As the term proceeds, you will isolate, describe, and add detail to an action research project to be conducted during ED 630. We move progressively to help you crystallize your thinking on a topic. You will notice that there are no examples of research proposals provided for you. As explained in the course, the reason behind this is that there are many diverse and “correct” ways to develop a proposal. You would gain little by attempting to model your study after another investigation that is completely different from yours. If you have scant experience with research, you would do well to reading extensively and expose yourself to various styles and formats and methods as used in action research. Also, you should take full advantage of the assistance provided by the Park University Reference Librarians.
Institutional Review Board (IRB) Application
During Week 4, after completing the National Institutes of Health (NIH) tutorial and obtaining a certification, you will complete a web-based application form. Consider it good practice in preparation for Week 7, when you submit your research proposal as an IRB application, you should encounter no surprises.
Mandatory for successful completion of ED 629 – the following non-graded activities are required to pass the course:
· Complete the National Institutes of Health (NIH) Office of Extramural Research (OER) online tutorial, Protecting Human Research Participants.
· Submit an IRB (Institutional Review Board) application (online) to the Park University IRB.
Proctored Final Examination
A final examination will be taken in a proctored environment during Week 8 at one of the Park University sites around the country or at an alternative location. For proctored examinations, a photo identification card is required at the time of the test. Guidelines for selecting an acceptable proctor can be found on the Park University Website.
· The student is responsible for making arrangements for a proctor. The deadline for this task is Friday of Week 4 of the term. Said proctor must be approved by the course instructor.
· Approval of proctors is made at the discretion of the instructor.
· A proctor request form will be made available during the first week of class.
· Failure to take a final proctored exam will result in an automatic "F" grade for the course.
Academic Honesty:As a learning community, the University upholds the highest standards of academic integrity in all its academic activities, by faculty, staff, administrators and students. Academic integrity involves much more than respecting intellectual property rights. It lies at the heart of learning, creativity, and the core values of the University. Those who learn, teach, write, publish, present, or exhibit creative works are advised to familiarize themselves with the requirements of academic integrity and make every effort to avoid possible offenses against it, knowingly or unknowingly. Park University 2008-2009 Graduate Catalog Page 25
Plagiarism involves the appropriation of another person's ideas, interpretation, words (even a few), data, statements, illustration or creative work and their presentation as one's own. An offense against plagiarism constitutes a serious academic misconduct. Although offenses against academic integrity can manifest themselves in various ways, the most common forms of offenses are plagiarism and cheating. Plagiarism goes beyond the copying of an entire article. It may include, but is not limited to: copying a section of an article or a chapter from a book, reproduction of an art work, illustration, cartoon, photograph and the like and passing them off as one's own. Copying from the Internet is no less serious an offense than copying from a book or printed article, even when the material is not copyrighted.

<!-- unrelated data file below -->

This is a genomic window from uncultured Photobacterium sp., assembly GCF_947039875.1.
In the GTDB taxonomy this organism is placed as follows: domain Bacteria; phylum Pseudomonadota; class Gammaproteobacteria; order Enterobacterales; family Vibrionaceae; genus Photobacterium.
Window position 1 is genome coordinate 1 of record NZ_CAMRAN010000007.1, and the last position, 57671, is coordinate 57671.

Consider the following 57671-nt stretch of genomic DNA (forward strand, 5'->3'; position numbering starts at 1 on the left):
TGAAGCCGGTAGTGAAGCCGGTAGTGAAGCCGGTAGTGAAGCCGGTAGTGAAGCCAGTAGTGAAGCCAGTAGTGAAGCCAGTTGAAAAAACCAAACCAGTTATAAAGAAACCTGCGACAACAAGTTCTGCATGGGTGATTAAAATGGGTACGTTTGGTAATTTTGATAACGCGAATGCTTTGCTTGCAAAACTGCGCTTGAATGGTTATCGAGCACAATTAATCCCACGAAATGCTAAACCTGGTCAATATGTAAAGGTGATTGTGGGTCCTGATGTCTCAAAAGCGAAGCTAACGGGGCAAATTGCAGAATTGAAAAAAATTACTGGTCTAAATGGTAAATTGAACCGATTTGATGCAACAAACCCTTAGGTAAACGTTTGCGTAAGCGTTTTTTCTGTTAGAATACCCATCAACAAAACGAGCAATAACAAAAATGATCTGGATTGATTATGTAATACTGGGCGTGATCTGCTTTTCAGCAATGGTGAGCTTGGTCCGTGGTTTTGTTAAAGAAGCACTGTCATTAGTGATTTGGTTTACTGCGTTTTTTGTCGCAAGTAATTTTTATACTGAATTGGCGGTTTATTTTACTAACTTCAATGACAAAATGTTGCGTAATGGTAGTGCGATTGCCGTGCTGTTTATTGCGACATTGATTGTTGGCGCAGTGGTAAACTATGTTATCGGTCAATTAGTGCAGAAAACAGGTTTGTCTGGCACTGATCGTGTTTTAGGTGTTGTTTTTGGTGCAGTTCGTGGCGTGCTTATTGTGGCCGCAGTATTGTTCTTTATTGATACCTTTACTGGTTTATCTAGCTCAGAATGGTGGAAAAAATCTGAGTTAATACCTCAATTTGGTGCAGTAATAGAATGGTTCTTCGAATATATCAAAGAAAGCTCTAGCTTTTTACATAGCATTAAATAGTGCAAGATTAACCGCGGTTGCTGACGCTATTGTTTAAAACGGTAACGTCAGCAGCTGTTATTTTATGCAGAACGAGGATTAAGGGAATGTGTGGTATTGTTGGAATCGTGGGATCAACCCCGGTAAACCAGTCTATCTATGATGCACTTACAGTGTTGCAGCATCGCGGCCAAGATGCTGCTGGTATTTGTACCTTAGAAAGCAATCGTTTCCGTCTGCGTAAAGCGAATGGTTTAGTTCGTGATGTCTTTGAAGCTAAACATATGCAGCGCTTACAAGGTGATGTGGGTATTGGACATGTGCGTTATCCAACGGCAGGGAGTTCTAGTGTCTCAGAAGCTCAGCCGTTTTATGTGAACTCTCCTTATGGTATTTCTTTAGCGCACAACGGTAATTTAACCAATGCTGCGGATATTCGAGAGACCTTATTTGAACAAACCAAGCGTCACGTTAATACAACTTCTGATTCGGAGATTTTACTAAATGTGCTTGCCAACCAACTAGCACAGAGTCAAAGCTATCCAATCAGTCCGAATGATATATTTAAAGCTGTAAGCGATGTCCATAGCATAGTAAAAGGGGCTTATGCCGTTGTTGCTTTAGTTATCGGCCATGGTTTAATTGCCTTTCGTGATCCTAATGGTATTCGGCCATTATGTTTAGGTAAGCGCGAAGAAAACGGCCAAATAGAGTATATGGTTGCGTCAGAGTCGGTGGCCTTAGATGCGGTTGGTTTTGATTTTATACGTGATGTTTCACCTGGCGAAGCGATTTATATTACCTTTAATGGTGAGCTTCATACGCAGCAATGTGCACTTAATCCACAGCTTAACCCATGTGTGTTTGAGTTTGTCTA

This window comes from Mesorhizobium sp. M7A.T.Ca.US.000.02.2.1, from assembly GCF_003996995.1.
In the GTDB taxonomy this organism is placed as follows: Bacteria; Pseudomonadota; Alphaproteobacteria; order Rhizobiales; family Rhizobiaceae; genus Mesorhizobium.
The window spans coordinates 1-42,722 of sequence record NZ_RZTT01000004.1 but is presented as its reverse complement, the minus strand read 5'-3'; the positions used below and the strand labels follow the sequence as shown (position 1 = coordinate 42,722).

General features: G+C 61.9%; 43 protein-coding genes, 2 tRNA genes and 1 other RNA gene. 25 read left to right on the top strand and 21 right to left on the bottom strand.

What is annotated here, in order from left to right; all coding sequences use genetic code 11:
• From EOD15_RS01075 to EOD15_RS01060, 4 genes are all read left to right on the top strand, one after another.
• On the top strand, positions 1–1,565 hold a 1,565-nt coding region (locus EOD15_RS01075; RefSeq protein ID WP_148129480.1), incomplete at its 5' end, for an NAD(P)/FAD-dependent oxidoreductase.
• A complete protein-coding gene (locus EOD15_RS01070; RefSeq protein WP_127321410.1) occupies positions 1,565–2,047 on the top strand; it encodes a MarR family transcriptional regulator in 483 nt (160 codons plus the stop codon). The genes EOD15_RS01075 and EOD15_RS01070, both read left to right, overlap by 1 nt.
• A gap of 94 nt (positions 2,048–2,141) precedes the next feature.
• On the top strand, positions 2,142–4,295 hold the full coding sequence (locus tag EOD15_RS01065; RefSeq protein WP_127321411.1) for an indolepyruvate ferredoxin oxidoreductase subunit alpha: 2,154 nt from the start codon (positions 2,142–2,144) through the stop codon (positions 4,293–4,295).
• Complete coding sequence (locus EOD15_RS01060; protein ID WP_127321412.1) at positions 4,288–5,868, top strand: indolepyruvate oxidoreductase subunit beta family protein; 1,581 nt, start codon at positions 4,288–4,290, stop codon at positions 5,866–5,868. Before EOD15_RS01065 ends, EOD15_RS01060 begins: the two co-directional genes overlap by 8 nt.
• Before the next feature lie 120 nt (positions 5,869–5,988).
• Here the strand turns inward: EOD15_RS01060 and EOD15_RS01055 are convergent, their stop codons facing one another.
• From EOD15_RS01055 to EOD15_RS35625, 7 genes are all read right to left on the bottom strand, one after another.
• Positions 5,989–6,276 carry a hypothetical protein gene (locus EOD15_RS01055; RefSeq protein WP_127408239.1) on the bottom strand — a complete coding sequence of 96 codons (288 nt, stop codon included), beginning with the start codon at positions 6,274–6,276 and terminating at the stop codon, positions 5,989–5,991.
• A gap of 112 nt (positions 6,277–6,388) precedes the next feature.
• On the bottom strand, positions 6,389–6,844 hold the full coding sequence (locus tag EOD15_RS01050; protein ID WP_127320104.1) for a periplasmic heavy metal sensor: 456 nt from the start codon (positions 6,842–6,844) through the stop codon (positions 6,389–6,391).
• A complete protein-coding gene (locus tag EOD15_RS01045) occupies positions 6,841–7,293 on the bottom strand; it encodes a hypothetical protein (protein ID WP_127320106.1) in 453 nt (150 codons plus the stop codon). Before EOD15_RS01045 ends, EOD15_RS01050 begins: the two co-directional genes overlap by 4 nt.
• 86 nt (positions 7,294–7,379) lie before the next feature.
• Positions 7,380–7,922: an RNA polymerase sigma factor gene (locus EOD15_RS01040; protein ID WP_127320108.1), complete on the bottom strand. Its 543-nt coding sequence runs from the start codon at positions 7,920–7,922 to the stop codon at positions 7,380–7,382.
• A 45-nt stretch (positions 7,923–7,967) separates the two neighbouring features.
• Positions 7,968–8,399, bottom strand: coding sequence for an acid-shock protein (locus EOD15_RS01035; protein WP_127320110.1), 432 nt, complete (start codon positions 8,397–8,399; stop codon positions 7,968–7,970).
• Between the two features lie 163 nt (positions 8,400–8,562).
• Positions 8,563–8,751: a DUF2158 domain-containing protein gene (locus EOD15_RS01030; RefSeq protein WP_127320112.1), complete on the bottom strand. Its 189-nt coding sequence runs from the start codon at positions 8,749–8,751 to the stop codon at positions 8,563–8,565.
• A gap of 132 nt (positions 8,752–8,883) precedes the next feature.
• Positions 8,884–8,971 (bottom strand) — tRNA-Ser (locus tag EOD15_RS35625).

Plagiarism also includes borrowing ideas and phrases from, or paraphrasing, someone else's work, published or unpublished, without acknowledging and documenting the source. Acknowledging and documenting the source of an idea or phrase, at the point where it is utilized, is necessary even when the idea or phrase is taken from a speech or conversation with another person.
Park University 2008-2009 Graduate Catalog Page 25
Professors are required to maintain attendance records and report absences. Excused absences can be granted by the instructor, for medical reasons, school sponsored activities, and employment-related demands, including temporary duty. Students are responsible for any missed work. Absences for two successive weeks, without approved excuse, will be reported to the Director of the individual graduate program, or to the Executive Director for the Graduate School, for appropriate action. Students with such a record of absences, without an approved excuse, may be administratively withdrawn from the class and notified that an "F" will be recorded, unless the student initiates official withdrawal from the class(es).Park University 2008-2009 Graduate Catalog Page 29
Disability Guidelines:Park University is committed to meeting the needs of all students that meet the criteria for special assistance. These guidelines are designed to supply directions to students concerning the information necessary to accomplish this goal. It is Park University's policy to comply fully with federal and state law, including Section 504 of the Rehabilitation Act of 1973 and the Americans with Disabilities Act of 1990, regarding students with disabilities. In the case of any inconsistency between these guidelines and federal and/or state law, the provisions of the law will apply. Additional information concerning Park University's policies and procedures related to disability can be found on the Park University web page: http://www.park.edu/disability .
Last Updated:1/1/2009 12:30:24 PM